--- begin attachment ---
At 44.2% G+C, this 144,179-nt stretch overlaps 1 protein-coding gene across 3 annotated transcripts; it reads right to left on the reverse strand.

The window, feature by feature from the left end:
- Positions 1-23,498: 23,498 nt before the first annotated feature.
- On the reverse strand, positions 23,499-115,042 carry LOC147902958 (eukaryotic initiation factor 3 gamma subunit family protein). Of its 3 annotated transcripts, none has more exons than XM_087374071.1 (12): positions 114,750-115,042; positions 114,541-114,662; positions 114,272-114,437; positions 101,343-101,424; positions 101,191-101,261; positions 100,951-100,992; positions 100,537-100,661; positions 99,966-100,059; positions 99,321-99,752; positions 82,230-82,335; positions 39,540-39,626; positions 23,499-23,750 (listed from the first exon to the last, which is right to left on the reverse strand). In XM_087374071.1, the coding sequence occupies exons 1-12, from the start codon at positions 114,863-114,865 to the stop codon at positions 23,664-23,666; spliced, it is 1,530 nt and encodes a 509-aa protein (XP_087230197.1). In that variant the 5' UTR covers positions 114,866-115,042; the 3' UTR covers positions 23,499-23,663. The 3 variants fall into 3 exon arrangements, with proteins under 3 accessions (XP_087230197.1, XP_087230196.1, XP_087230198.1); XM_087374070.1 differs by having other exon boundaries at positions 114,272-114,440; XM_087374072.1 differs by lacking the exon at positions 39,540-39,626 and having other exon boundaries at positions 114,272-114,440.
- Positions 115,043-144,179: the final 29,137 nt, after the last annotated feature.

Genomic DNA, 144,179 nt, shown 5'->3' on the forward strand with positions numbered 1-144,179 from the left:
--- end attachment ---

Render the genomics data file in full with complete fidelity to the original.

At 44.2% G+C, this 144,179-nt stretch overlaps 1 protein-coding gene across 3 annotated transcripts; it reads right to left on the reverse strand.

The window, feature by feature from the left end:
- Positions 1-23,498: 23,498 nt before the first annotated feature.
- On the reverse strand, positions 23,499-115,042 carry LOC147902958 (eukaryotic initiation factor 3 gamma subunit family protein). Of its 3 annotated transcripts, none has more exons than XM_087374071.1 (12): positions 114,750-115,042; positions 114,541-114,662; positions 114,272-114,437; positions 101,343-101,424; positions 101,191-101,261; positions 100,951-100,992; positions 100,537-100,661; positions 99,966-100,059; positions 99,321-99,752; positions 82,230-82,335; positions 39,540-39,626; positions 23,499-23,750 (listed from the first exon to the last, which is right to left on the reverse strand). In XM_087374071.1, the coding sequence occupies exons 1-12, from the start codon at positions 114,863-114,865 to the stop codon at positions 23,664-23,666; spliced, it is 1,530 nt and encodes a 509-aa protein (XP_087230197.1). In that variant the 5' UTR covers positions 114,866-115,042; the 3' UTR covers positions 23,499-23,663. The 3 variants fall into 3 exon arrangements, with proteins under 3 accessions (XP_087230197.1, XP_087230196.1, XP_087230198.1); XM_087374070.1 differs by having other exon boundaries at positions 114,272-114,440; XM_087374072.1 differs by lacking the exon at positions 39,540-39,626 and having other exon boundaries at positions 114,272-114,440.
- Positions 115,043-144,179: the final 29,137 nt, after the last annotated feature.

Genomic DNA, 144,179 nt, shown 5'->3' on the forward strand with positions numbered 1-144,179 from the left: